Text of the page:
One of the sad ironies in this nation’s fight over health care is that those with the most desperate need for coverage appear to be supportive of the elected officials most likely to take it away. This strange reality is dramatically reflected in recent analysis conducted by the Kaiser Family Foundation.
Kaiser examined data contained in two large national surveys in order to make state by state estimates of the number of non-elderly individuals with preexisting health conditions. The analysis shows suprising large differences between states. A nonelderly resident of West Virginia for instance is 64 percent more likely to have health conditions that would exclude him or her from coverage as an individual in the same age group in a state like Minnesota or Colorado.
The Kaiser analysis indicates that nationally 27 percent of nonelderly Americans have a preexisting condition that is likely to preclude them from coverage outside the group market. While many Americans with such conditions would continue to retain coverage under group plans even if the House passed bill became law, such individuals would once again be only a “pink slip” away from losing coverage. And many others with such conditions do not have group coverage and would no longer be eligible for Affordable Care Act coverage or coverage that they could likely afford through the new state plans.
In addition, it is important to note that the number of people affected by the treatment of preexisting conditions by private insurers in the absence of the Affordable Care Act is potentially much larger than the number of people with such conditions. Separate polling conducted by Kaiser, indicates that 53 percent of all Americans have an immediate family member with a preexisting condition. As a result the number of Americans who could not get affordable family coverage outside of a traditional group jumps from a little more than a quarter of the nonelderly (27 percent) to more than half (53%).
But these risks are not shared evenly across the country. While the comparison between West Virginia and Colorado is the most dramatic, West Virginia is one of 11 states in which the incidence of such preexisting conditions is above 30 percent or markedly above the national average of 27. On the other end of the spectrum are 13 states in which the incidence of preexisting conditions is less 24 percent or less, significantly below the national average. Non-elderly residents in the 11 high incidence states are more than 36 percent more likely to have preexisting conditions than residents in the 13 low incidence states.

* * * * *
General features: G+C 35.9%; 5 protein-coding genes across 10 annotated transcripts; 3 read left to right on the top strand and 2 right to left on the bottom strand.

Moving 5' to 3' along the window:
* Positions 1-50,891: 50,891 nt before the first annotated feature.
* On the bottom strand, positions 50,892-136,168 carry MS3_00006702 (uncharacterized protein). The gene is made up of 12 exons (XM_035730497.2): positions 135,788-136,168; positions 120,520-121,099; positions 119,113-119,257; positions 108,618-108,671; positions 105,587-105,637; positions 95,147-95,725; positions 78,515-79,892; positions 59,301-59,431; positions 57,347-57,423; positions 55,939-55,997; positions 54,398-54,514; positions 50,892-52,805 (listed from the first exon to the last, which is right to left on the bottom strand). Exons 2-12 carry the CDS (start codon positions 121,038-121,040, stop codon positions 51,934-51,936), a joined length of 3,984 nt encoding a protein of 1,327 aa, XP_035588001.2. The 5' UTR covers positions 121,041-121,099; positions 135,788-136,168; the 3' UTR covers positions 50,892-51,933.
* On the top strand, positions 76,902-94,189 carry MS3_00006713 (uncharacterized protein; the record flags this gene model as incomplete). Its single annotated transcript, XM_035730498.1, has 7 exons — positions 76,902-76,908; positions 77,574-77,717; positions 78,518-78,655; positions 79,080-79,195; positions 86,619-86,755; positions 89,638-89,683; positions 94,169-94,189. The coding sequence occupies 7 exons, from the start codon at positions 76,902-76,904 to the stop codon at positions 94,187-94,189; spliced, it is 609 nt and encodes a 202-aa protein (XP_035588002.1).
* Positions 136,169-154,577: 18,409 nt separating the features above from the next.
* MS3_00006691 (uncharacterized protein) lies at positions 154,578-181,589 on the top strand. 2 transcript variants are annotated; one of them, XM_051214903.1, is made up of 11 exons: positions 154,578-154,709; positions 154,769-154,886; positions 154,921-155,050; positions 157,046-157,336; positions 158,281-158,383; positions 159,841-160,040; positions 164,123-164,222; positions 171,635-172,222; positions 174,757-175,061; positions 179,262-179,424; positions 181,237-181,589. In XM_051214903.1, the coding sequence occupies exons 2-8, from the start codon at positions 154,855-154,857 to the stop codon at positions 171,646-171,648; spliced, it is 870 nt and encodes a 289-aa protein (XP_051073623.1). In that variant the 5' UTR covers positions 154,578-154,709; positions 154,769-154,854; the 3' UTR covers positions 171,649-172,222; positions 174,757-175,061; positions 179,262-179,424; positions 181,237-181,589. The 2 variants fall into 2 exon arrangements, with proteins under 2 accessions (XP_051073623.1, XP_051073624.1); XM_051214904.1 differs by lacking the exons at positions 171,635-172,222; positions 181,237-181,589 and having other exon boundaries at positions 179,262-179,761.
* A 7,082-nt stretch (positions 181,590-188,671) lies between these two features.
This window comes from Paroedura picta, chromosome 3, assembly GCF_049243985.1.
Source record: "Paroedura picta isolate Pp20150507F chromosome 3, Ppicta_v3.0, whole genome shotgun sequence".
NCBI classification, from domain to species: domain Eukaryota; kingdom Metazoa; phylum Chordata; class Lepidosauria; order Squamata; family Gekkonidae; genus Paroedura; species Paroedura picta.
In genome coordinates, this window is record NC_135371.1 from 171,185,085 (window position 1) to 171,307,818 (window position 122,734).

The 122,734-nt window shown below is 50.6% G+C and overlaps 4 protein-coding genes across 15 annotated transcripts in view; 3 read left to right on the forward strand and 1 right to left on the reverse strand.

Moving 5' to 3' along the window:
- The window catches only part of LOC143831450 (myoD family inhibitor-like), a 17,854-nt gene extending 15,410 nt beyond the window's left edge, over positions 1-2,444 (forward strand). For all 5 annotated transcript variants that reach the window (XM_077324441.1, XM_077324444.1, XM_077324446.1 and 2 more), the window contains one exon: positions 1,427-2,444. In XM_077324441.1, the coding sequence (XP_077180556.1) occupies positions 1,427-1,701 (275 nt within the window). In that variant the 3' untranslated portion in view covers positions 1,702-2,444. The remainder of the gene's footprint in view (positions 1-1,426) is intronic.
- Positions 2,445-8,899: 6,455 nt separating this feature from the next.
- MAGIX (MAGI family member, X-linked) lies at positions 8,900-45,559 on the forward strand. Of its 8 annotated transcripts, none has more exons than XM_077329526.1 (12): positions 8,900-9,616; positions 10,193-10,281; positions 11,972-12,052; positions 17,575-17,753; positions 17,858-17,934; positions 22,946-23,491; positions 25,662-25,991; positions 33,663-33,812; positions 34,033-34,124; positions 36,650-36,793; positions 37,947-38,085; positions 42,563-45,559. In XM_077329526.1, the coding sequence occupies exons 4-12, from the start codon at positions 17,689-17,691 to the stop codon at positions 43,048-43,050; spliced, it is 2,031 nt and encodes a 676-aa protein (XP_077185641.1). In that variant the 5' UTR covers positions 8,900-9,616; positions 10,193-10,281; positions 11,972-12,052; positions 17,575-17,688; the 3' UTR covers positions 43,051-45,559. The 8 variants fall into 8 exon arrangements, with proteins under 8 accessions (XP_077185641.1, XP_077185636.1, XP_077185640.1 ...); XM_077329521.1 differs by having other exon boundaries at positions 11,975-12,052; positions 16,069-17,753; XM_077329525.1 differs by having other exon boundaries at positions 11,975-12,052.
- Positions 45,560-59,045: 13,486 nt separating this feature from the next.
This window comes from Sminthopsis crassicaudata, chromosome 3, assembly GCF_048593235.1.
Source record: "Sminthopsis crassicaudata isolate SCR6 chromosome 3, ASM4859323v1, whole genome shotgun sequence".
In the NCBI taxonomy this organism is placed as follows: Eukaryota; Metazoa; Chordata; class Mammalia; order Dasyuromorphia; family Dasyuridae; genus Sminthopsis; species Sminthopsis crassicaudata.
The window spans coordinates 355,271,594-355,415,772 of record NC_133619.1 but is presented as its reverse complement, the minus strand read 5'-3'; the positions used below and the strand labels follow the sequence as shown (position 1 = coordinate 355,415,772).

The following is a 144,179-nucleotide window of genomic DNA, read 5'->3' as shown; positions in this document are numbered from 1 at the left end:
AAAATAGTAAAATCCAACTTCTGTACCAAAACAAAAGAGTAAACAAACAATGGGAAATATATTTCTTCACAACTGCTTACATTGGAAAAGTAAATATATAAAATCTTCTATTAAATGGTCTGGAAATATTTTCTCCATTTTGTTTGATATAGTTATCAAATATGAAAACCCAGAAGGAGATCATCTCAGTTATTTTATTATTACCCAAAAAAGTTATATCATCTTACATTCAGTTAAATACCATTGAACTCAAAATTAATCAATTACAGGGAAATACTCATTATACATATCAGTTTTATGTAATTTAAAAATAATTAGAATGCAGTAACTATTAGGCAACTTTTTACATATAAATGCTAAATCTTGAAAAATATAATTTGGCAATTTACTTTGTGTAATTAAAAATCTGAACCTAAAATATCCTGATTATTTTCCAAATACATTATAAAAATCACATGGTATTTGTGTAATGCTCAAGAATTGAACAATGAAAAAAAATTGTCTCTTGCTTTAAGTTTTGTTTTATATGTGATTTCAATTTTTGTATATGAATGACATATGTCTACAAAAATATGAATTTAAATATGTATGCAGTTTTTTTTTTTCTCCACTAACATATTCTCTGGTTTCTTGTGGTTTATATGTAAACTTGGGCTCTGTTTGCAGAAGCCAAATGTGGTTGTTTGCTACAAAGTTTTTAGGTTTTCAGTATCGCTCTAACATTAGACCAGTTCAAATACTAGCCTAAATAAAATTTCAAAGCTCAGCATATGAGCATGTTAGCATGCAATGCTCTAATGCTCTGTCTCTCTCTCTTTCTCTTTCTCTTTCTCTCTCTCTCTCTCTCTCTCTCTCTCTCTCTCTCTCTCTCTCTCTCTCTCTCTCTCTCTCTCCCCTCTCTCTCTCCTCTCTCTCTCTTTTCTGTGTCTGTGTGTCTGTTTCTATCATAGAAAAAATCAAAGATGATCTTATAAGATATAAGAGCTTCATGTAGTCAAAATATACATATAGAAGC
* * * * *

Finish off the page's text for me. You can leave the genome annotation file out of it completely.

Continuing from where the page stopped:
27 states were roughly in the middle with a preexisting condition incidence rate of between 25 percent and 29 percent.
But perhaps the most remark aspect of the Kaiser analysis is when it is compared to the voting returns of the most recent presidential election. Donald Trump, the candidate who opposed the law requiring insurers to provide coverage without regard to preexisting condition, did not do particularly well in the states with low percentages of preexisting conditions and the least to lose with the ACA repeal. He won only 4 of the 13 states in that category.
Trump, however, carried every one of the 11 states in which the percentage of individuals with preexisting conditions was well above the national average. It might be noted that Trump not only won these states but that they are where he scored his largest victory margins carrying them by margins ranging from 18 to 34 percent. The 11 high incidence states provided Trump with 87 of his 306 electoral votes.